Review: Jack Foley
SPECIAL FEATURES: Script to scene comparisons (11 mins); Making
of Season One (58 mins); Cast blotter (11 mins); Commentaries;
Love On NYPD Blue (11 mins).
EPISODE GUIDE: Pilot, 4B Or Not 4B, Brown Appetit, True Confession,
Emission Accomplished, Personal Foul, NYPD Lou, Tempest In A C-Cup,
Ice Follies, Oscar Myer Weiner, From Hare To Eternity, Up On A
Roof, Abandoned Abandoned, Jumpin' Jack Fleischman, Steroid Boy,
A Sudden Fish, Black Men Can Jump, Zeppo Marks Brothers, Serge
The Concierge, Good Time Charlie, Guns 'N Rosaries, Rockin' Robin
EVERY so often a television programme comes along that defies
convention, pushes the boundaries and challenges viewers' perceptions.
At the moment, we have programmes such as 24
and Six Feet Under to do that, but back in 1993, it was NYPD Blue.
Created by Steven Bochco and David Milch, the team behind the
equally ground-breaking Hill Street Blues (which also featured
both of NYPD's stars), NYPD Blue arrived as a foul-mouthed, in
'yer face, straight-talking slice of popular entertainment, which
has gone on to win countless awards, while providing the inspiration
for several others.
Series one revolved around the central pairing of David Caruso's
honest Detective John Kelly, and Dennis Franz's fiery, alcoholic
and racist Detective Andy Sipowicz.
Caught in the crossfire were the likes of James McDaniel's Lieutenant
Fancy, peripheral characters, but retaining an emotional edge,
The Bochco themes are familiar - but seldom so well executed.
Tough-but-put-upon cops struggle with their own problems as well
as the criminal element.
Kelly, for instance, is going through a divorce, and starting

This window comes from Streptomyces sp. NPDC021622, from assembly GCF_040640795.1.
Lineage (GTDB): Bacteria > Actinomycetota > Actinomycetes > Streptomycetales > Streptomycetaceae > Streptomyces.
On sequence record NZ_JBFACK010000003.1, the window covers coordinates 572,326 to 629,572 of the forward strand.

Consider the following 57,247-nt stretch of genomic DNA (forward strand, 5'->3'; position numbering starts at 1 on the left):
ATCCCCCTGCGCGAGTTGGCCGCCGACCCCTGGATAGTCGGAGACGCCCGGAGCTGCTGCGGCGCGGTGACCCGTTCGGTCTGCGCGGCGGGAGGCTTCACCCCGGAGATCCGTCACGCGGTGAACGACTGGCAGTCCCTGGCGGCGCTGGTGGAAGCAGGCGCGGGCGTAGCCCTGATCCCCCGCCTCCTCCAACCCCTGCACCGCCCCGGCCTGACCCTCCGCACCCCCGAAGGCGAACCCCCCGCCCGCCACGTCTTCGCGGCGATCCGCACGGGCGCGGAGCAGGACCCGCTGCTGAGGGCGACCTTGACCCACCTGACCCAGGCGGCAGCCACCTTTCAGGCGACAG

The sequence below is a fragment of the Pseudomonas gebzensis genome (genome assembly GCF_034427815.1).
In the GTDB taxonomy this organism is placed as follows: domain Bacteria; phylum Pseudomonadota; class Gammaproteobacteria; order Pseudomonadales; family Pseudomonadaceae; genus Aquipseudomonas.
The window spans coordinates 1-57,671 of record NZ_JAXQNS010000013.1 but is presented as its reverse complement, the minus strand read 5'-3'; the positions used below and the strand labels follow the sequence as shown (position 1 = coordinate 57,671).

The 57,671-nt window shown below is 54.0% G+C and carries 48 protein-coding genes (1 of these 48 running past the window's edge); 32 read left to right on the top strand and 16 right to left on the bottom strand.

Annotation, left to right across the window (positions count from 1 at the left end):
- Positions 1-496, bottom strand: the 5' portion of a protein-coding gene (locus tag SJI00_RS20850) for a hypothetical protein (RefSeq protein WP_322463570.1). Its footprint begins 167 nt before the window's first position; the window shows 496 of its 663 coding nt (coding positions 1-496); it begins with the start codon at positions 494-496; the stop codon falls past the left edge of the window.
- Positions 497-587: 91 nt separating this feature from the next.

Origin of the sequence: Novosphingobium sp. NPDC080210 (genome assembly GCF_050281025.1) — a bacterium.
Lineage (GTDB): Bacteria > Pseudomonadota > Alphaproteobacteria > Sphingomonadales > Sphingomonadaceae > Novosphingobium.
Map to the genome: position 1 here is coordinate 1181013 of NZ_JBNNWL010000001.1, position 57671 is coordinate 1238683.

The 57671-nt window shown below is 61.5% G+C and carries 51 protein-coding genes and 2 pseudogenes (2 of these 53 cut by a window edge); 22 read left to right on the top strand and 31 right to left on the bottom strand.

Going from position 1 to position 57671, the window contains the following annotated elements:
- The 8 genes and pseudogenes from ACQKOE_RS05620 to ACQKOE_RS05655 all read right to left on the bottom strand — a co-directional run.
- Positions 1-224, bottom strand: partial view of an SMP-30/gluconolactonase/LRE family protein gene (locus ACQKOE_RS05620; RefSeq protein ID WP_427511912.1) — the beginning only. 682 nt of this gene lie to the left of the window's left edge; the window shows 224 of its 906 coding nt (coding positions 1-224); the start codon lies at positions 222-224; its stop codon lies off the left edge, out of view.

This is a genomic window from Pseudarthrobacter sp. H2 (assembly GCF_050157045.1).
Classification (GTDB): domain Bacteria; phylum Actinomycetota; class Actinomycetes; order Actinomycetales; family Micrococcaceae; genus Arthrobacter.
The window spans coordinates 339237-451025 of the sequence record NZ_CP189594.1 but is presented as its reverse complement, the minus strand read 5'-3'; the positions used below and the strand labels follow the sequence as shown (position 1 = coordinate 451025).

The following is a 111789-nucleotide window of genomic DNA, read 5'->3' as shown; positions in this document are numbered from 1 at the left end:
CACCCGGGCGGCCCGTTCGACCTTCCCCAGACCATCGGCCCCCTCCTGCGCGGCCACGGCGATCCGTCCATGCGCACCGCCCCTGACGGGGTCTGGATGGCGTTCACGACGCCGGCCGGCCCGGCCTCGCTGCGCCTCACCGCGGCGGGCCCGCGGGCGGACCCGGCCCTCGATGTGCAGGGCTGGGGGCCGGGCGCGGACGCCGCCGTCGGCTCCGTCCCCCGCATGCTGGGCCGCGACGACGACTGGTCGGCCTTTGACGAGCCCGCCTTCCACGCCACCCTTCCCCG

a new relationship with a fellow officer, Janice Licalsi, who
has been ordered by the Mob to kill him, despite falling for him
in the process. Her answer, however, is to turn the gun on her
blackmailers, prompting an Internal Affairs case that will eventually
lead to Kelly's exit at the start of season two.
And if you thought that was complex, then Sipowicz is fighting
alcoholism, and trying to put his life back in order, having been
shot in the arse in the first episode.
Shot in a fast-cut, street-smart style, using a jittery, hand-held
camera technique, NYPD Blue could just as easily be a 45-minute
documentary at times, despite being criticised in certain quarters
for its right wing views.
Yet it is unquestionably powerful, possessing a raw, gritty edge
that was curiously missing from most cop shows at the time.
Notable episodes/plots include a segment involving a quiet vigilante,
nicknamed 4B (played by a young David Schwimmer), whose eventual
demise serves as a warning against taking the law into your own
hands, and the penultimate episode in which rookie Martinez guns
down a road-rage motorist in a bid to protect his partner.
The ensuing investigation, played out against the backdrop of
Licalsi's painful confession, makes for riveting viewing and pushes
Kelly to the edge, as he takes on the wrath of the media.
Subsequent series have maintained the high standards of the first
series (with Jimmy Smits, in particular, making a fine double
act with Franz), but this is where it all began, and fans of the
series will want to put this in their DVD collection.
Television has seldom been bettered!